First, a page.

The CIA was able to arrange for the US Army special forces to train the ground crews. However, the official history of the operation noted “continuing difficulties” with the Pentagon and the Air Force “concerning the utilization of military personnel, particularly air crews.”
According to the CIA history, Bissell and his aides were “ready to joust with higher echelons in the Department of Defense” about airpower support when another option turned up. The Air National Guard was willing to help. A CIA cable in December 1960 reported that the ANG was the “most reliable and cooperative source of personnel.”
A CIA representative went to Birmingham, Ala., to talk to Brig. Gen. G. Reid Doster of the 117th Tactical Reconnaissance Wing of the Alabama Air National Guard. The 117th was the last USAF unit to fly B-26s before they were retired from service in 1957.
Doster agreed to recruit volunteers to be advisors to the Cubans, fly some transport missions, and maintain the airplanes. They would wear civilian clothing and carry ID with fake names. Strict secrecy was to apply, and the participants could not even tell their families what they were doing.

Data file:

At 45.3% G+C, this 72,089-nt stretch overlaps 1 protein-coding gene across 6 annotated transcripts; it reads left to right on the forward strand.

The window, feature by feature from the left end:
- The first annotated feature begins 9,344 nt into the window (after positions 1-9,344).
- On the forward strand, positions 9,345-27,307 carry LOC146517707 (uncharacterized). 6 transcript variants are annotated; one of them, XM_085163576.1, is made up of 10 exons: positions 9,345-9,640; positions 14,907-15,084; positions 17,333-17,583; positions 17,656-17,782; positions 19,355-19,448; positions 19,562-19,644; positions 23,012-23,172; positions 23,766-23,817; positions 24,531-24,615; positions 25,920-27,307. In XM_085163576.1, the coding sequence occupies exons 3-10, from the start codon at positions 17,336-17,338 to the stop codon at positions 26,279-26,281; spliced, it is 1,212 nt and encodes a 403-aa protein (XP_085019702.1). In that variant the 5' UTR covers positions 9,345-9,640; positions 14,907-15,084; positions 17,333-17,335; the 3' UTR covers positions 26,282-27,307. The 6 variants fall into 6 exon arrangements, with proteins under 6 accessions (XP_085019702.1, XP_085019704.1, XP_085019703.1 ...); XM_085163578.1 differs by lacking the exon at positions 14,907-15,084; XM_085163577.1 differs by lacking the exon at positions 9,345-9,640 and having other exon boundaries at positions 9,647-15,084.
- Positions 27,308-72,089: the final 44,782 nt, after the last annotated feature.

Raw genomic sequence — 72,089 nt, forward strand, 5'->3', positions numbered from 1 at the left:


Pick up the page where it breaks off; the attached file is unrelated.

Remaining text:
About 80 ANG members signed up, some from Doster’s wing and some from other states. Additional volunteers came from organizations affiliated with the Air Guard. In all, the CIA put about 130 of them on contract.Two from the Alabama ANG—Lt. Col. Joseph L. Shannon, commander of the 106th Bombardment Squadron and his friend and operations officer, Maj. Riley Shamburger—joined the CIA as full-fledged members. The others were employed by CIA cover companies.
When the first Alabama Guardsmen reached Guatemala in January 1961, they found 16 refurbished B-26s plus assorted transport aircraft waiting for them. They were outfitted with auxiliary fuel tanks to give them enough range for the round-trip to Cuba.
Castro’s air force consisted of 36 airplanes, of which 18 were operationally ready when the Bay of Pigs invasion went down: six Lockheed T-33 jet fighters, six propeller-driven Sea Fury fighters obtained from the British, and six B-26s. Castro’s best pilots were in Czechoslovakia at the time, training on the MiG-21s that had been made available to Cuba.
The key Castro airplanes were the T-33s, vintage trainers that were outfitted with guns and wing-mounted rockets. It was a stretch to call them fighters, but they were better than anything the Cuban Brigade could put up.